The Assembly at Vulture Peak:
The Eighteen Arhats

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Mahakassapa, The Dragon Subduing Arhat


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Rahula, The Arhat in Deep Concentration

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Kanakabharadaja, The Alms Holding Arhat

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Angaja, The Arhat with a Sack

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Maitrega, The Tiger Taming Arhat

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Agita, The Arhat Riding a Deer

Kanakavatsa, The Jolly Arhat

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After his enlightenment, Sakyamuni Buddha frequently visited Mount Gridhrakrta near Rajagrha, the capital of Magadha where he gathered an assembly of disciples and propagated his teachings.  This mountain is called the Vulture Peak because of the shape of its peak.  Each time when the Buddha was there, his disciples of monks and arhats, Boddhisattvas of foreign lands, incalculable numbers of gods, dragons, yaksas, asuras, and other sentient beings would gather at the same locale and listen attentively to the Buddha's teachings of the Dharma, hence the Assembly at Vulture Peak.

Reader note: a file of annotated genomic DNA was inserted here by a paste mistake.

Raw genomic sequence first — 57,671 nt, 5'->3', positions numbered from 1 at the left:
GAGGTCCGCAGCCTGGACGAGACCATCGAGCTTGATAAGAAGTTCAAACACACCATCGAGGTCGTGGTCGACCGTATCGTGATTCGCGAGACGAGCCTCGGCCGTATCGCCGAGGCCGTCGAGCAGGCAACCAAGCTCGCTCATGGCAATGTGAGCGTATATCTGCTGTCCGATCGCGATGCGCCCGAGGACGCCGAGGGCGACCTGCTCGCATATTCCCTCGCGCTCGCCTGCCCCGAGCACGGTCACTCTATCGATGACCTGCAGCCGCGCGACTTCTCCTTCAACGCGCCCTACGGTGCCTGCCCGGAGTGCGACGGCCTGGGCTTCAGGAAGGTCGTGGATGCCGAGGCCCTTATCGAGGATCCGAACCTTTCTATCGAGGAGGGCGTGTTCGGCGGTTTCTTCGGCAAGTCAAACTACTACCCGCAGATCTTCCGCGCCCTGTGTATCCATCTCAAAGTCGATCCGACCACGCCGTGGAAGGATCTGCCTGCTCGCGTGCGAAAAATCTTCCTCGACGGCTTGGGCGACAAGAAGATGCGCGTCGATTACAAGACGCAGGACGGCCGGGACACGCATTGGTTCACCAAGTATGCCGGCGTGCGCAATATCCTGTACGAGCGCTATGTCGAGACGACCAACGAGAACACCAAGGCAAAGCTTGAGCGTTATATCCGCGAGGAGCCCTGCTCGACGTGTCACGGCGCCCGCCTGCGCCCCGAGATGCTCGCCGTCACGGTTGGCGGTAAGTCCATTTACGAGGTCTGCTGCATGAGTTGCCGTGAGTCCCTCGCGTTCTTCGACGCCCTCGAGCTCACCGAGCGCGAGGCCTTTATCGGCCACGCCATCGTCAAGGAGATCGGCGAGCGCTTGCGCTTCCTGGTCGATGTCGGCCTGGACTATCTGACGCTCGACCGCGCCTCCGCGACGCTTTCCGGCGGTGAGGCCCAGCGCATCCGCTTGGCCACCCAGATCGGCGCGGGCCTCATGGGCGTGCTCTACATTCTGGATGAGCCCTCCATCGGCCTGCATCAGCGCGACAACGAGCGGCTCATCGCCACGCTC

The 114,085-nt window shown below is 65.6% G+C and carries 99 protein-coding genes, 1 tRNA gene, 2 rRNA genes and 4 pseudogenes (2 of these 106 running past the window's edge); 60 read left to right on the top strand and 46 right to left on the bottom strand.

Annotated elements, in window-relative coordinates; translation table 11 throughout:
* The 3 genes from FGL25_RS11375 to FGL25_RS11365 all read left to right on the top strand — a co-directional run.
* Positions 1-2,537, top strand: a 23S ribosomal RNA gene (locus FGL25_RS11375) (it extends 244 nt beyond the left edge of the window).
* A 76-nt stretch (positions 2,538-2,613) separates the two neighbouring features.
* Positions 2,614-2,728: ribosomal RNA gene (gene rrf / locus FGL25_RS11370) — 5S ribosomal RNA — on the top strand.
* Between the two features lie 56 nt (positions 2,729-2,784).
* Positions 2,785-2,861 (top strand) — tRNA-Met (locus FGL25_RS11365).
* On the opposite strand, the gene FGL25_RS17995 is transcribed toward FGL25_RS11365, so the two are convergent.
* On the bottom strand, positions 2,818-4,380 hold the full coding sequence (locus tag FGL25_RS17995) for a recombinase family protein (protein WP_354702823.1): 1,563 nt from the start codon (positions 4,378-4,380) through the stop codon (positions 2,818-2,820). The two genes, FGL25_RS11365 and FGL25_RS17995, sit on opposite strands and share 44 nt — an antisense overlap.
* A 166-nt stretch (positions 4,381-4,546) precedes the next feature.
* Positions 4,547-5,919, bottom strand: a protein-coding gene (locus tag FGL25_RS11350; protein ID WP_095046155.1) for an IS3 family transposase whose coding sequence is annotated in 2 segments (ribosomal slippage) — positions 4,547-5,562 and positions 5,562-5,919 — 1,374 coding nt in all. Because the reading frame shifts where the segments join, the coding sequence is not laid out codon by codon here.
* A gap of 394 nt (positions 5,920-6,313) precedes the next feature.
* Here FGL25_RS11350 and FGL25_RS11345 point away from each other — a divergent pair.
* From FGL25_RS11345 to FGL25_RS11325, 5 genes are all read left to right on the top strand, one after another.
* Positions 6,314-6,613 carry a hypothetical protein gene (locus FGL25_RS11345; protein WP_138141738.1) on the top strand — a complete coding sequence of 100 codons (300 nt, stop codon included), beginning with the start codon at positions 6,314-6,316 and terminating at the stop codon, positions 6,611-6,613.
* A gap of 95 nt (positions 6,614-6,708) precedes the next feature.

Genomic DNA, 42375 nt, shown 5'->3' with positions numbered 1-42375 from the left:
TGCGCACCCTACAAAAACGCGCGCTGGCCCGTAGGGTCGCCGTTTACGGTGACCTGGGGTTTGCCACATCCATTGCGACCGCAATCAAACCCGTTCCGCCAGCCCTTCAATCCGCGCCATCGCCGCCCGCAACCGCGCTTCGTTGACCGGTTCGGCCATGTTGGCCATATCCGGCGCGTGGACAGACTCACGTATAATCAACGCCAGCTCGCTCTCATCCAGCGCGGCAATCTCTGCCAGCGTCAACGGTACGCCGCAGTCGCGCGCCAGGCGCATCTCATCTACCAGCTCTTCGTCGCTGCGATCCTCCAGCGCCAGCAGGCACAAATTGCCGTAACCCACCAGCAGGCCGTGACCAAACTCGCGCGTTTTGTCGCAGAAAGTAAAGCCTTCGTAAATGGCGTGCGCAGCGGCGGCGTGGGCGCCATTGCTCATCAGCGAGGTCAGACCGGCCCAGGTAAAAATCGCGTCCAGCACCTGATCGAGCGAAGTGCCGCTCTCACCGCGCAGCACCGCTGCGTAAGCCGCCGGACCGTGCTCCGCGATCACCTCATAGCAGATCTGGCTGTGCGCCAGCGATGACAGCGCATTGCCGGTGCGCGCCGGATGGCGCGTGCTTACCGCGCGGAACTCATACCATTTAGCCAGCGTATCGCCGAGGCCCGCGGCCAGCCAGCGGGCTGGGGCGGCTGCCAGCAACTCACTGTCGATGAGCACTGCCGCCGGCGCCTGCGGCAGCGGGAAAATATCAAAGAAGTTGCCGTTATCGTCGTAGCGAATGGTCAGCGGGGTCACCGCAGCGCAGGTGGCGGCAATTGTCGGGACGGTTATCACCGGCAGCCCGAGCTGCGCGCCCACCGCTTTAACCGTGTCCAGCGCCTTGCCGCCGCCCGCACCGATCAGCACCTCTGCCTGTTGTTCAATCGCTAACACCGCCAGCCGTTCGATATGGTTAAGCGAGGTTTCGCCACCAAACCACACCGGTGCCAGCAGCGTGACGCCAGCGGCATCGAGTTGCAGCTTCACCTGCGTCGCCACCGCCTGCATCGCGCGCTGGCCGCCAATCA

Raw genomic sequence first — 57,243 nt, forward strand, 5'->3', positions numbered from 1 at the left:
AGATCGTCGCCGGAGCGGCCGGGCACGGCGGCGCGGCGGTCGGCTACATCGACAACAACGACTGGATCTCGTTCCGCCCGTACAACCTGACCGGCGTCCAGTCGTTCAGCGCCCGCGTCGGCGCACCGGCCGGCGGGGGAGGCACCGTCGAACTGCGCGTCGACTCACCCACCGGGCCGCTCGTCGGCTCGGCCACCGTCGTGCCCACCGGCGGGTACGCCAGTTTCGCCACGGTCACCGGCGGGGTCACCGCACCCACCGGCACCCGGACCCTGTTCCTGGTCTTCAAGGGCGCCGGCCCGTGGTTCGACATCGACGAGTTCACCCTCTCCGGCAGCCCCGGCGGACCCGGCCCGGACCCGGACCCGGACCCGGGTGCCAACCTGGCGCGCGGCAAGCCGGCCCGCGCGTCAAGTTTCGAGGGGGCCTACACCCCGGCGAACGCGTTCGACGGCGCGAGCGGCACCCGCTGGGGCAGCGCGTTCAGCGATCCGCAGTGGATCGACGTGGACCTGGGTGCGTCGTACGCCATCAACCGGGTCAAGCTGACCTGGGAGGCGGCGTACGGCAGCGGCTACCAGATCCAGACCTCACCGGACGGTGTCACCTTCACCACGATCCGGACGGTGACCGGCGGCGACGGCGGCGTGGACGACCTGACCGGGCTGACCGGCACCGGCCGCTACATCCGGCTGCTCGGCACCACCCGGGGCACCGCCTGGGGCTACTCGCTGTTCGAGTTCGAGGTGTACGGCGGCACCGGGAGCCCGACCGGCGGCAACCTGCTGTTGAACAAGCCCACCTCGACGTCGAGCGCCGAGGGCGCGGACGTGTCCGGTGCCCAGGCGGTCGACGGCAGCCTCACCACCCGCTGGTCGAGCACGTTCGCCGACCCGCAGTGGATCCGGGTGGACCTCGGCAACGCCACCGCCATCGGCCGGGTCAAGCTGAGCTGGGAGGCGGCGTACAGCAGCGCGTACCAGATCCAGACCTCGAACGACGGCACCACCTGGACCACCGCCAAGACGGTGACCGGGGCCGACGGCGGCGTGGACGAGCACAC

In order for Buddha to flourish after his time, and that sentient beings be given the opportunity to understand and follow the Buddhist Dharma, Sakamuni Buddha thus ordered his sixteen arhats to remain in this world, dwell in different lands, and disseminate his teachings to benefit all sentient beings.  After the arrival of Buddhism in China, these sixteen arhats became the source of creative ideas for several local artists who subsequently added the number of arhats to eighteen.  Arhats refers to those who had extinguished all defilements and suffered afflictions.  They had benefited themselves and severed all bonds of existence.  They were conversant with the true teachings and had reached the other shore, never to be subject to the relentless cycle of birth and death.  As their cultivation is complete and their righteousness exemplary, these saints are worthy of offerings from sentient beings.

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Kalika, The Dust Cleaning Arhat

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Cudapanthaka, The Door Watching Arhat

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Jivaka, The Heart Exposing Arhat

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Panthaka, The Arhat with Stretched Arms


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Nagasena, The Ear Cleaning Arhat

Pindola, The Arhat with Long Eyebrows

Subinda, The Pagoda Holding Arhat

Vanavasin, The Arhat Under the Banana Tree

Nakula, The Silently Seated Arhat

Bhandra, The Arhat Who Crossed the River

Vajraputra, The Persuading Arhat

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